Centennial Parklands' position on the project
The Centennial Park and Moore Park Trust is dedicated to protecting the green space, heritage assets, and built and natural environment, as well as ensuring public accessibility across Centennial Parklands.
We believe that the CBD and South East Light Rail project has long-term benefits for the Parklands and the wider community, and we are working with Transport for NSW - alongside the City of Sydney, Randwick City Council, University of NSW and the Australian Turf Club - on ensuring a successful outcome.
There are numerous challenges and issues faced by the Parklands in relation to accessibility, public transport options, traffic and pedestrian movement, and managing the precinct on peak visitation days. These are long-standing issues and well-acknowledged by the community. Many are outlined in the Centennial Park Master Plan 2040, and have been substantially communicated during the current development of a draft master plan for Moore Park.
Under the Centennial Park and Moore Park Trust Act 1983, we are obliged to support the NSW Government in developing public transport projects such as the Light Rail project along a defined corridor of land, however regardless of this we view the light rail project as of direct benefit to the Parklands and its visitors as follows:
- the project will improve public transport and access options for visitors to the Parklands - providing more access and opportunity to visit these green spaces;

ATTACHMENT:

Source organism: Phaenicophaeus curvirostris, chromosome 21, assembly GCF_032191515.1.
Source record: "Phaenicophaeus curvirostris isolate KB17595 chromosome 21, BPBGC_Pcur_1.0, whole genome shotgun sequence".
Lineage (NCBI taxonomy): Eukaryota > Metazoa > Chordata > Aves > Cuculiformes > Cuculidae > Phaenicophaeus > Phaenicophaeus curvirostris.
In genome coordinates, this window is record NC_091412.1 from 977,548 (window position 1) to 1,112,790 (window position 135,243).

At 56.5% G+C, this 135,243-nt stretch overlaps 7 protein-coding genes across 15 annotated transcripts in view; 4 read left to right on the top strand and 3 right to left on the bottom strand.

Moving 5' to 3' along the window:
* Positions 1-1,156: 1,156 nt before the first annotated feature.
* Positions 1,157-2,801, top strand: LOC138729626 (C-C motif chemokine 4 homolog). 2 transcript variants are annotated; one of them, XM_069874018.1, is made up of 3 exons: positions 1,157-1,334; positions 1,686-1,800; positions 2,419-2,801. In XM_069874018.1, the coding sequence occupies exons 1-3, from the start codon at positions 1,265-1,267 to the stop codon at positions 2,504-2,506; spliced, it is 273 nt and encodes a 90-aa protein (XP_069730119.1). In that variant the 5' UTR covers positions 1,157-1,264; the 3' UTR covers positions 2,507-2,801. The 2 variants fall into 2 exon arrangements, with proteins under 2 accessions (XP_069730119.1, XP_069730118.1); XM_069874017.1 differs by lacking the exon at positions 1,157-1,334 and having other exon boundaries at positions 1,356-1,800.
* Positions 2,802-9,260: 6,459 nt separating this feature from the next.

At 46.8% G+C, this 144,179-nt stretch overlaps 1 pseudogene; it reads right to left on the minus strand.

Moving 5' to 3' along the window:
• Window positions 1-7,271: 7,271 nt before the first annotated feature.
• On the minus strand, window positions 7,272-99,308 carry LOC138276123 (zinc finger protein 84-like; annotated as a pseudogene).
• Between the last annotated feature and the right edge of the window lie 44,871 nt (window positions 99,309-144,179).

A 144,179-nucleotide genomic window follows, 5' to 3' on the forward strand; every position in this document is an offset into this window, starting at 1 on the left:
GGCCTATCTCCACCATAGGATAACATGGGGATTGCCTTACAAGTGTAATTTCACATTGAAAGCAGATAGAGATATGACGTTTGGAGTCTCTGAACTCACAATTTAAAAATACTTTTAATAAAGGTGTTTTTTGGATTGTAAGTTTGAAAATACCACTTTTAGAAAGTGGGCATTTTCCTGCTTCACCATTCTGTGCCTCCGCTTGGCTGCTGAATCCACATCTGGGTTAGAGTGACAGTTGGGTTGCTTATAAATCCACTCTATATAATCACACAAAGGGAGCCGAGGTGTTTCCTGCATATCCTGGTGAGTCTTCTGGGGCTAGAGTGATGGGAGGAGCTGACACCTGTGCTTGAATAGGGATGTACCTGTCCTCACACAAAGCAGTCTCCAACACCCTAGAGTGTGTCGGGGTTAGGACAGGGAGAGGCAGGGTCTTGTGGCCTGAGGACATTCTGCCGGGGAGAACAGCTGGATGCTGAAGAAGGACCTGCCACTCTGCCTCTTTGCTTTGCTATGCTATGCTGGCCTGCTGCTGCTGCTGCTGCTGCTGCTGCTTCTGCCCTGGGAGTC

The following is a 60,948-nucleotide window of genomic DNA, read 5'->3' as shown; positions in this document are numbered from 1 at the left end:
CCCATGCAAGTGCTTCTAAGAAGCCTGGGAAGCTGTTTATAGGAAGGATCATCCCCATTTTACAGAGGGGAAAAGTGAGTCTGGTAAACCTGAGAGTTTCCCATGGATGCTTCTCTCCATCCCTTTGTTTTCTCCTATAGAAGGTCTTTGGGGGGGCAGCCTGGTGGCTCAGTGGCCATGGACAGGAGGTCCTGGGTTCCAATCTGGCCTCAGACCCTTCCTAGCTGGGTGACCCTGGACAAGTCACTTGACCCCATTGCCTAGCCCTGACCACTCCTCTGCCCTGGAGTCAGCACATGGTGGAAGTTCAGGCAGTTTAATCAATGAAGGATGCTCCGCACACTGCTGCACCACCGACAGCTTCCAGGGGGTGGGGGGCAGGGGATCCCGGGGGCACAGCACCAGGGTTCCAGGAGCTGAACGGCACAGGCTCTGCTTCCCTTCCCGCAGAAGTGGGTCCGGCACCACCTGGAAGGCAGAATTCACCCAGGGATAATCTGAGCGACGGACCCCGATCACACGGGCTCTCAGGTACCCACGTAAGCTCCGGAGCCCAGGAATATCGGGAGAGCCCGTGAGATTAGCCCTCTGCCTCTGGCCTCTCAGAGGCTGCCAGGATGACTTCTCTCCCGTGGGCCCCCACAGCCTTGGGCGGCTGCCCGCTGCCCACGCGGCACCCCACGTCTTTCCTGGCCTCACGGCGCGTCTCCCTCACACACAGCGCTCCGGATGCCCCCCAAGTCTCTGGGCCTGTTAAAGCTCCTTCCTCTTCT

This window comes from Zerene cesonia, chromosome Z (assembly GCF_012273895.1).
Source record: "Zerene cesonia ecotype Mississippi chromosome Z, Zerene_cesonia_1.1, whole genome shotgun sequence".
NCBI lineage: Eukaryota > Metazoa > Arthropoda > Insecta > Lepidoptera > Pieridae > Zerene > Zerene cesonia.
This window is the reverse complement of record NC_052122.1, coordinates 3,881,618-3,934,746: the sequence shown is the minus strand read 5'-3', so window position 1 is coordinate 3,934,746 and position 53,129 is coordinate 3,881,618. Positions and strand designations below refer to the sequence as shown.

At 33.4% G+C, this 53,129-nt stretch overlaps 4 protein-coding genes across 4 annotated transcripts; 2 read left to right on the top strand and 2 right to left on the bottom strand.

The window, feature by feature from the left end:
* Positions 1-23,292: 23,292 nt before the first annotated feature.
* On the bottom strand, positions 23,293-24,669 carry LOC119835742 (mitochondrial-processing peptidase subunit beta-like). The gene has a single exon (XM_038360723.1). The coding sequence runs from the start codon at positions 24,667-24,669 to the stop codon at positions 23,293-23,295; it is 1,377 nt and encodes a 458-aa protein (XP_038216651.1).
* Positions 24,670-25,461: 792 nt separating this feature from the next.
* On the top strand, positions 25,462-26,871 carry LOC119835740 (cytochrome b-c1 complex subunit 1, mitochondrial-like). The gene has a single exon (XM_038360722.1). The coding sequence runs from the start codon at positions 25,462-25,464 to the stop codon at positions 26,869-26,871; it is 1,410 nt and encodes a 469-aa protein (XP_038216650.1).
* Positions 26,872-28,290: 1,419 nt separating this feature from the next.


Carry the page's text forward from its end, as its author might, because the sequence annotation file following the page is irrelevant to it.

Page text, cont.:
- the project will decrease some visitors’ reliance on bringing private vehicles into the precinct - helping to reduce traffic congestion both within the Parklands and in streets and arterial roads adjacent the Parklands;
- the project will help to reduce peak congestion on major event days; and
- the project will help to achieve our ongoing commitment to reducing the on-grass parking on event days in Moore Park.
The vexed issue of trees
No one likes the thoughts of established trees being removed from our urban environment, much less the Parklands' Trustees and staff. We manage over 15,000 trees across Centennial Parklands and have an industry-leading Tree Master Planthat guides our management and maintenance regime to ensure we have a healthy and abundant tree population.
However, while not ideal, we accept that there is a level of unavoidable tree loss that will occur as part of the project in order to gain the greater good of a large-scale sustainable public transport system. We have worked hard with Transport for NSW to minimise any tree loss, and these decisions have not been easy, but have been made in the long-term interests of the Parklands, and for the wider long-term benefit of the community.
The good news is that through negotiation with Transport for NSW, we have ensured that all trees are being assessed on a case-by-case basis. In cases where removal of a tree is unavoidable, we have negotiated a tree compensation package to ensure more trees are put back into the Parklands than the number removed. This means that we anticipate around 560 new trees will be planted across the Parklands over the next four years. The long-term outcome will be a vast increase in the number of trees across the Parklands than currently exists. Transport for NSW, the project delivery agency for Light Rail, has a comprehensive report online about the tree impacts along the entire route from Circular Quay to Randwick here.